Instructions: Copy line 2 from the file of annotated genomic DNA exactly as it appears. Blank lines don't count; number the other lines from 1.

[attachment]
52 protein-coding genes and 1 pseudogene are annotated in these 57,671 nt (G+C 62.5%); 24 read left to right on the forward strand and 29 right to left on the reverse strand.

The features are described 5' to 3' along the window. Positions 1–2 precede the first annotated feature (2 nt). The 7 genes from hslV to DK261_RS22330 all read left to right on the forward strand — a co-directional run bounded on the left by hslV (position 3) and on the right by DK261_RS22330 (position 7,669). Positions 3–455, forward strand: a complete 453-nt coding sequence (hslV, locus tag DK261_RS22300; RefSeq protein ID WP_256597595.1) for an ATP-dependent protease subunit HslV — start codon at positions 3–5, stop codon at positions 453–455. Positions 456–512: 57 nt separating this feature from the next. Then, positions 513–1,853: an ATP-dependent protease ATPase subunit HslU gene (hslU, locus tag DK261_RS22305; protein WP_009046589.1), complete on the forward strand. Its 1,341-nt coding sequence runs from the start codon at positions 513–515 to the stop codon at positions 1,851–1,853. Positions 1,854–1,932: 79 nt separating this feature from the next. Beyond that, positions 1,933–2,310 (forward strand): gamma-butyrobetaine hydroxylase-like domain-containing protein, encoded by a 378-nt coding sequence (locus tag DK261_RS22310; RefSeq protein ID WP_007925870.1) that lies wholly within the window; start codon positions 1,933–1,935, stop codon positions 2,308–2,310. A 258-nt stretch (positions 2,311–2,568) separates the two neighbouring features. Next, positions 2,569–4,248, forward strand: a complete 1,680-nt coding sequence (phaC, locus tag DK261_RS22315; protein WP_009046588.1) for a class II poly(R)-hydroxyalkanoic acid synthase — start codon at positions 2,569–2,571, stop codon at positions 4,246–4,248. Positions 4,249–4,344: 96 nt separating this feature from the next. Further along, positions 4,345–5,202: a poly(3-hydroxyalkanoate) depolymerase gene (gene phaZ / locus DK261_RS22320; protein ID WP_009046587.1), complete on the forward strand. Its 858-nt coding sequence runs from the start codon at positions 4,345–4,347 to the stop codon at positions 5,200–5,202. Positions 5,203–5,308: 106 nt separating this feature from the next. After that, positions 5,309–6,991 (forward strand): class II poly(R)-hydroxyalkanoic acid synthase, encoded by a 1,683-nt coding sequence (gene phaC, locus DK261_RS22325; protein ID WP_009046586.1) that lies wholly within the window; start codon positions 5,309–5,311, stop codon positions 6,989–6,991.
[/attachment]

The features are described 5' to 3' along the window. Positions 1–2 precede the first annotated feature (2 nt). The 7 genes from hslV to DK261_RS22330 all read left to right on the forward strand — a co-directional run bounded on the left by hslV (position 3) and on the right by DK261_RS22330 (position 7,669). Positions 3–455, forward strand: a complete 453-nt coding sequence (hslV, locus tag DK261_RS22300; RefSeq protein ID WP_256597595.1) for an ATP-dependent protease subunit HslV — start codon at positions 3–5, stop codon at positions 453–455. Positions 456–512: 57 nt separating this feature from the next. Then, positions 513–1,853: an ATP-dependent protease ATPase subunit HslU gene (hslU, locus tag DK261_RS22305; protein WP_009046589.1), complete on the forward strand. Its 1,341-nt coding sequence runs from the start codon at positions 513–515 to the stop codon at positions 1,851–1,853. Positions 1,854–1,932: 79 nt separating this feature from the next. Beyond that, positions 1,933–2,310 (forward strand): gamma-butyrobetaine hydroxylase-like domain-containing protein, encoded by a 378-nt coding sequence (locus tag DK261_RS22310; RefSeq protein ID WP_007925870.1) that lies wholly within the window; start codon positions 1,933–1,935, stop codon positions 2,308–2,310. A 258-nt stretch (positions 2,311–2,568) separates the two neighbouring features. Next, positions 2,569–4,248, forward strand: a complete 1,680-nt coding sequence (phaC, locus tag DK261_RS22315; protein WP_009046588.1) for a class II poly(R)-hydroxyalkanoic acid synthase — start codon at positions 2,569–2,571, stop codon at positions 4,246–4,248. Positions 4,249–4,344: 96 nt separating this feature from the next. Further along, positions 4,345–5,202: a poly(3-hydroxyalkanoate) depolymerase gene (gene phaZ / locus DK261_RS22320; protein ID WP_009046587.1), complete on the forward strand. Its 858-nt coding sequence runs from the start codon at positions 4,345–4,347 to the stop codon at positions 5,200–5,202. Positions 5,203–5,308: 106 nt separating this feature from the next. After that, positions 5,309–6,991 (forward strand): class II poly(R)-hydroxyalkanoic acid synthase, encoded by a 1,683-nt coding sequence (gene phaC, locus DK261_RS22325; protein ID WP_009046586.1) that lies wholly within the window; start codon positions 5,309–5,311, stop codon positions 6,989–6,991.